David Bourget (Western Ontario)
David Chalmers (ANU, NYU)
Rafael De Clercq
Jack Alan Reynolds
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Philosophy of Science 50 (2):181-204 (1983)
The author proposes the thesis that all perception, including observation in natural science, is hermeneutical as well as causal; that is, the perceiver (or observer) learns to 'read' instrumental or other perceptual stimuli as one learns to read a text. This hermeneutical aspect at the heart of natural science is located where it might be least expected, within acts of scientific observation. In relation to the history of science, the question is addressed to what extent the hermeneutical component within scientific observation opens natural science to the charge of reflecting merely cultural values, and of providing merely a culturally acceptable reading of the "Book of Nature", rather than, as the author states, one stating universal antecedent conditions of possibility of cultural activity itself
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Citations of this work BETA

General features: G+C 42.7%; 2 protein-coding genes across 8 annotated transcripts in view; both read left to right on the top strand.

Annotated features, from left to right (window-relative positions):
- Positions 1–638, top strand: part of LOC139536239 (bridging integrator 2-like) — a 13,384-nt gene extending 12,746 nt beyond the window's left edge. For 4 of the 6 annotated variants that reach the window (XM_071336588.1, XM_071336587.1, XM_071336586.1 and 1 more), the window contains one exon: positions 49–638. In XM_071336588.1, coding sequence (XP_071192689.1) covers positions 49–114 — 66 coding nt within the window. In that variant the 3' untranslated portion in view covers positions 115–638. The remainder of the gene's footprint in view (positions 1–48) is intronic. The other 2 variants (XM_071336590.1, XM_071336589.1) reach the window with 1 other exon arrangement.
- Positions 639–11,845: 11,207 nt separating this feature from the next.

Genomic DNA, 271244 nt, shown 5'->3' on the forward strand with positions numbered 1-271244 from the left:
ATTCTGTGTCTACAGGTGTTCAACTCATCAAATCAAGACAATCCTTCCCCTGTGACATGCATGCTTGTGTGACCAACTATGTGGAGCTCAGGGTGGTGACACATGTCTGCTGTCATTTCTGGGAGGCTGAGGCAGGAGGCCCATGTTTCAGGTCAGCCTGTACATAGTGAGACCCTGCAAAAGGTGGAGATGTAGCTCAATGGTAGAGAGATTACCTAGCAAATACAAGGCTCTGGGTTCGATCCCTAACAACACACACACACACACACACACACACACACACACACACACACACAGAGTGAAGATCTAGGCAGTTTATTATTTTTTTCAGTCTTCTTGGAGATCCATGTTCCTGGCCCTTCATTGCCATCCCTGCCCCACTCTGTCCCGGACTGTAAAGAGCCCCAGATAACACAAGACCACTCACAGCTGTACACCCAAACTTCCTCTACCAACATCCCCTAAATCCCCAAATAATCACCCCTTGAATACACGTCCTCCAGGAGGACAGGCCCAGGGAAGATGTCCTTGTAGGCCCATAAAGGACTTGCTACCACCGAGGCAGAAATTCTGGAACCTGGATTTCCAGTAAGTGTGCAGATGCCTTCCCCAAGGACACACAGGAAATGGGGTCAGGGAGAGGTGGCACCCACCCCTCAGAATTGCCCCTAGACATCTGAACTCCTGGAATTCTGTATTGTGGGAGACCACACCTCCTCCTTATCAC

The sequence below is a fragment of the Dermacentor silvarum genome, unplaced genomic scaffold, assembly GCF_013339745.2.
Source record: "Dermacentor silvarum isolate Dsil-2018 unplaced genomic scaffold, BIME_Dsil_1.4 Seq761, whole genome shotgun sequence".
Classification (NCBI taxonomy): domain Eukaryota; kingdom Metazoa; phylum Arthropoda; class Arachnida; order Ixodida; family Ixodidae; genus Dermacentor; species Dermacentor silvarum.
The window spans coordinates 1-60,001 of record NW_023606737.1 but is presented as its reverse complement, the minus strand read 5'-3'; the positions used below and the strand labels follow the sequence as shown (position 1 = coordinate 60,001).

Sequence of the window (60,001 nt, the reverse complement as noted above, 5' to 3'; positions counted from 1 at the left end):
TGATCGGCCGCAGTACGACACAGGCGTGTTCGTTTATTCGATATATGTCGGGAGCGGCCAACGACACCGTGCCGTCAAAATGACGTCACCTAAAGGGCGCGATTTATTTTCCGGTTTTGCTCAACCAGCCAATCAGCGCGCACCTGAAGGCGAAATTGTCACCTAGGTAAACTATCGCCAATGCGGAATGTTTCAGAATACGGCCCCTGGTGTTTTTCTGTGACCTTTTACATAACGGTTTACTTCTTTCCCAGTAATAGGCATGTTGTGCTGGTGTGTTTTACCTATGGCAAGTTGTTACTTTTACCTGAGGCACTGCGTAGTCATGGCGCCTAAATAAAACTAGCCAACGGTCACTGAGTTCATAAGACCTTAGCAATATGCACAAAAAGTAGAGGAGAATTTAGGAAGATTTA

Dimitri Ginev (2012). Two Accounts of the Hermeneutic Fore-Structure of Scientific Research. International Studies in the Philosophy of Science 26 (4):423-445.
Patrick A. Heelan (1998). The Scope of Hermeneutics in Natural Science. Studies in History and Philosophy of Science Part A 29 (2):273-298.
Patrick Heelan (1989). Comments and Critique. Science in Context 3 (2).
Dimitri Ginev (2013). Scrutinizing Scientism From a Hermeneutic Point of View. Social Epistemology 27 (1):68 - 89.
Dimiter Ginev (1988). Scientific Progress and the Hermeneutic Circle. Studies in History and Philosophy of Science Part A 19 (3):391-395.
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